Disneyland's management destroys a happy fantasy

My two daughters, aged 11 and 14, who have been Disney fans since they were at kindergarten, were distraught on reading recent stories in the South China Morning Post about Hong Kong Disneyland's pay disputes with its costume workers.

Mickey, Minnie and Donald Duck are their idols. The night before we took them to Disneyland, they couldn't sleep, staying up until late talking to their Disney toys about visiting them the next day at their new home. To them, Disneyland is a place of happy fantasy. You can imagine how disturbed they were to learn that the characters they have long adored are, in fact, underpaid and overworked people choking in their costumes.

Shame on you, Disney, for creating such fantasy in the hearts and minds of innocent youngsters, and then allowing publicly paraded pay disputes to demolish their dreams.


I am no expert in theme-park management but I have been running a successful retail and catering business in Hong Kong for the past eight years. I have also been to a lot of theme parks, including Hong Kong Disneyland, and have witnessed its fall from talk of the town to 'clown jewel of HK', as a letter writer aptly described it (letters, May 14). So here are my suggestions to Disneyland on how to get out of its hole:

1)Your prices are unfriendly and out of touch with reality. Reduce them to $220 for adults, $130 for children and $90 for seniors, irrespective of the day of the week. I know of no other business in Hong Kong that charges different prices on weekends.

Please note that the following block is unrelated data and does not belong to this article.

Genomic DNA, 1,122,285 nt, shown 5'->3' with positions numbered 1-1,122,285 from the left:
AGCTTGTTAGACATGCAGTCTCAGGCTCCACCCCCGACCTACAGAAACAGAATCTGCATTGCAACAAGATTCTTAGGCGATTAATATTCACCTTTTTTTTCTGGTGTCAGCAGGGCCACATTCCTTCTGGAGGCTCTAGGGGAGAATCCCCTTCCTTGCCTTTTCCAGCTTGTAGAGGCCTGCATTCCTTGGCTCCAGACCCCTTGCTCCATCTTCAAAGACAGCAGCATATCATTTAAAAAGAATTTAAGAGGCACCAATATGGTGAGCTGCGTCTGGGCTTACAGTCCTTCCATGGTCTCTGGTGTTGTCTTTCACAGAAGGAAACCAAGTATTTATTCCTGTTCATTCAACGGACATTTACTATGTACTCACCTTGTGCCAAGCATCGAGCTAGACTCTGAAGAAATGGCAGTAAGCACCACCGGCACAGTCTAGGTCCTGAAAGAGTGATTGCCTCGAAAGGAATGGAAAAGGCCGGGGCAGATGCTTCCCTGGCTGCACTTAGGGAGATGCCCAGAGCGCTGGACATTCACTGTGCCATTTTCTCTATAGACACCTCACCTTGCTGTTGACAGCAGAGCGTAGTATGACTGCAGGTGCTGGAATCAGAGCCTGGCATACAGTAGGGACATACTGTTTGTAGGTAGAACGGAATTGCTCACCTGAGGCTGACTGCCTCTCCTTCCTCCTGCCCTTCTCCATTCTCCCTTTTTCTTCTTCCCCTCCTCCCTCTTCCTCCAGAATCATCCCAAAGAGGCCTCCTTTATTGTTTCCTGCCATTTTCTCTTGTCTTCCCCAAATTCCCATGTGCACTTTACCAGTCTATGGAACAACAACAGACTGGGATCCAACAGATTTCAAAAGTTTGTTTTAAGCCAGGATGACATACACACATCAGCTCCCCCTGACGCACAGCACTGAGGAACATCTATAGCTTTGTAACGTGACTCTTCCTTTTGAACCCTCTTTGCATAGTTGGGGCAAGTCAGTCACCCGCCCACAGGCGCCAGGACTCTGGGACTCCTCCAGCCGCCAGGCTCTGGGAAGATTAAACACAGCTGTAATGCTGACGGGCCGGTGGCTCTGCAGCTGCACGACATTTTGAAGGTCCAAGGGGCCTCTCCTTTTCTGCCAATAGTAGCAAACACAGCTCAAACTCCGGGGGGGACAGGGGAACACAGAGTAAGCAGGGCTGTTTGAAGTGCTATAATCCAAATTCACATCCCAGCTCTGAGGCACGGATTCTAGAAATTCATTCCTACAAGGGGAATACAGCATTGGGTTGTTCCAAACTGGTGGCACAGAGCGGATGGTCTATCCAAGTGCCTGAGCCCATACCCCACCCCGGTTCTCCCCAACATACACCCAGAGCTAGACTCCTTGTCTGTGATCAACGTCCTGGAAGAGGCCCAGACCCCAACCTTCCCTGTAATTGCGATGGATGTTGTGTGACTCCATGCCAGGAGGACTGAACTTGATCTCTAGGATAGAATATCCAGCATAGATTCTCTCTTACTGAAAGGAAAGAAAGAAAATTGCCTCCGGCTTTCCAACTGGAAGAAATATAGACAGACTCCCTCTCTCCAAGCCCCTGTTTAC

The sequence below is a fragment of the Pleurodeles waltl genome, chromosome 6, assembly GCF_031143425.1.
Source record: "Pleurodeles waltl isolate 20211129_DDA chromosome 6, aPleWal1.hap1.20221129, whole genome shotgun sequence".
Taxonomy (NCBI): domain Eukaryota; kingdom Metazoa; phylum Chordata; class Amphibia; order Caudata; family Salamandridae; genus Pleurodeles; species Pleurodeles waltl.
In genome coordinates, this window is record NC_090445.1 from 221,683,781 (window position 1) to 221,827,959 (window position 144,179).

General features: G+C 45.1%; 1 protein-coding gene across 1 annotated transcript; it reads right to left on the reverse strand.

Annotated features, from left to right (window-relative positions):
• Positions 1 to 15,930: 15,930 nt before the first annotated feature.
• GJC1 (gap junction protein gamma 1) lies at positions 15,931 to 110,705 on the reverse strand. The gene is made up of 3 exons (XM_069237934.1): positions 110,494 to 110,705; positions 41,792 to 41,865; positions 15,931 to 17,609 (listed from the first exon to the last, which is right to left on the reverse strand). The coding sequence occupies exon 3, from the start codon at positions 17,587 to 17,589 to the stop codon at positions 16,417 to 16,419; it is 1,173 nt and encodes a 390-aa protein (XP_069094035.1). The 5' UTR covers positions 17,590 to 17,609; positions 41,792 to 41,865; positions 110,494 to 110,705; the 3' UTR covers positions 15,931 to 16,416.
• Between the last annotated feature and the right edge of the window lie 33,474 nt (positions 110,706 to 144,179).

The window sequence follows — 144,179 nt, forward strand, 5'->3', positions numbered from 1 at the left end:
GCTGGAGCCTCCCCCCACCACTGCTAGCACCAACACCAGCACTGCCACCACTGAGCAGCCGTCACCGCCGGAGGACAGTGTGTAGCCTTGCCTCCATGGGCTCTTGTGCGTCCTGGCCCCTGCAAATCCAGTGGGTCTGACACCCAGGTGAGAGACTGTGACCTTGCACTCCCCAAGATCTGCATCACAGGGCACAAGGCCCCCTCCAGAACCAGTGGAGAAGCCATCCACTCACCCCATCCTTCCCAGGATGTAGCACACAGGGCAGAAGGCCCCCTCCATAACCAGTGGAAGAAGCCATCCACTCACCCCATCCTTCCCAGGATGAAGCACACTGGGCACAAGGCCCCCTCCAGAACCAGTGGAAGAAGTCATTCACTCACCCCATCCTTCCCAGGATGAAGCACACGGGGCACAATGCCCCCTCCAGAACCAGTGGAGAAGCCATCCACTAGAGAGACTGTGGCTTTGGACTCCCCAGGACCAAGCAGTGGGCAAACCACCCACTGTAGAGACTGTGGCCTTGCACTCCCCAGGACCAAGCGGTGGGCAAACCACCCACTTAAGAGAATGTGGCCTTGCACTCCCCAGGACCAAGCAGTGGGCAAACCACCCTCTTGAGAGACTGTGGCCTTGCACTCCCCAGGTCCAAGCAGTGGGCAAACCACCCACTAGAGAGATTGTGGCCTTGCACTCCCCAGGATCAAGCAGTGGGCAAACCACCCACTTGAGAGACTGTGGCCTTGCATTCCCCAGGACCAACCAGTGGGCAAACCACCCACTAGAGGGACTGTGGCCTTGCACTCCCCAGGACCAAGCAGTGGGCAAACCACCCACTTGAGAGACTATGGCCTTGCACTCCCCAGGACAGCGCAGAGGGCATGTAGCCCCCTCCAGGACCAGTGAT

2)Launch another Salute to Hong Kong Residents programme - not to thank us, this time, but to apologise for the shame you've brought to your hosts. Following your offer of free tickets to taxi drivers (which I hear has not been well received), immediately extend a similar offer to the aged, handicapped, orphaned and underprivileged. You need all the goodwill you can generate.

3)Introduce an annual pass at $1,100 for adults and $650 for children. Believe me, make it more expensive and it will become a white elephant.

4)Expand rapidly, adding at least two new attractions a year so that, by the time the Shanghai park opens, the gap in size doesn't make Hong Kong's park obsolete.

5)Less is more. This one you really have to work hard on. Stay well away from the media spotlight for the next year. Perceptions of Disney executives as arrogant and condescending overshadow the warmth and friendliness of the brand. Let the brand sell itself. I'm a loyal fan of Nike, McDonald's and Coke, but I assure you I have no idea who run these companies in Hong Kong, nor do I care.

There it is! My five-point plan for your salvation, with my compliments. Wake up and make us proud again to have you in town.


I recently got into an unusual argument with my former classmates. They work for local companies, while I work for a US multinational. My friends believe that most American expats are like those at Disneyland we read about: arrogant, scheming, self-righteous and often downright insulting. My US bosses would have been proud of me as I argued eloquently that they are anything but. In fact, I admire their experience, their efforts to integrate, and the way they value the views of local staff.

I suppose Disney has, through its ineptness, managed to extend its influence in Hong Kong in more ways than it could have imagined. Sigh. Wasn't it supposed to bring us joy, magic and a sense of pride?

SUSAN CHAN, North Point